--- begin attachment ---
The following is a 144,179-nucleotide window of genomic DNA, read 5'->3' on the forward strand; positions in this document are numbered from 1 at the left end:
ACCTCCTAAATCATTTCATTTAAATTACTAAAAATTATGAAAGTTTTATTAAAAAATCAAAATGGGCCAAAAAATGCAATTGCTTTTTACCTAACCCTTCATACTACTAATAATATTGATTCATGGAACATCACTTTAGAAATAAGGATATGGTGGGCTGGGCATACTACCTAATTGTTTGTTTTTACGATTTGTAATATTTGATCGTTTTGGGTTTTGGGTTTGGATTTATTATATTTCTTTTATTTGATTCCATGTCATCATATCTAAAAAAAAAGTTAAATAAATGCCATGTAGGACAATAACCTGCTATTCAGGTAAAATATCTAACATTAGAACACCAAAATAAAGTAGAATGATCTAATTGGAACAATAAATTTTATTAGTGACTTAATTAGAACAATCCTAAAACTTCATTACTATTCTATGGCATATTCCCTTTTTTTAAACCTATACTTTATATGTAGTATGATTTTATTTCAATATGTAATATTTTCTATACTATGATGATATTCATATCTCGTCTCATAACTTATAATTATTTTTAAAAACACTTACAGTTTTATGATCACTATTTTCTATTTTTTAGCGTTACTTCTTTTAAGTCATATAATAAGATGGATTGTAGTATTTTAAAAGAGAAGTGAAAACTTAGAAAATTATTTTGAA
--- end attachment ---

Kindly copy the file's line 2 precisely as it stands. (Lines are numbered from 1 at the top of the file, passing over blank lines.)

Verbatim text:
ACCTCCTAAATCATTTCATTTAAATTACTAAAAATTATGAAAGTTTTATTAAAAAATCAAAATGGGCCAAAAAATGCAATTGCTTTTTACCTAACCCTTCATACTACTAATAATATTGATTCATGGAACATCACTTTAGAAATAAGGATATGGTGGGCTGGGCATACTACCTAATTGTTTGTTTTTACGATTTGTAATATTTGATCGTTTTGGGTTTTGGGTTTGGATTTATTATATTTCTTTTATTTGATTCCATGTCATCATATCTAAAAAAAAAGTTAAATAAATGCCATGTAGGACAATAACCTGCTATTCAGGTAAAATATCTAACATTAGAACACCAAAATAAAGTAGAATGATCTAATTGGAACAATAAATTTTATTAGTGACTTAATTAGAACAATCCTAAAACTTCATTACTATTCTATGGCATATTCCCTTTTTTTAAACCTATACTTTATATGTAGTATGATTTTATTTCAATATGTAATATTTTCTATACTATGATGATATTCATATCTCGTCTCATAACTTATAATTATTTTTAAAAACACTTACAGTTTTATGATCACTATTTTCTATTTTTTAGCGTTACTTCTTTTAAGTCATATAATAAGATGGATTGTAGTATTTTAAAAGAGAAGTGAAAACTTAGAAAATTATTTTGAA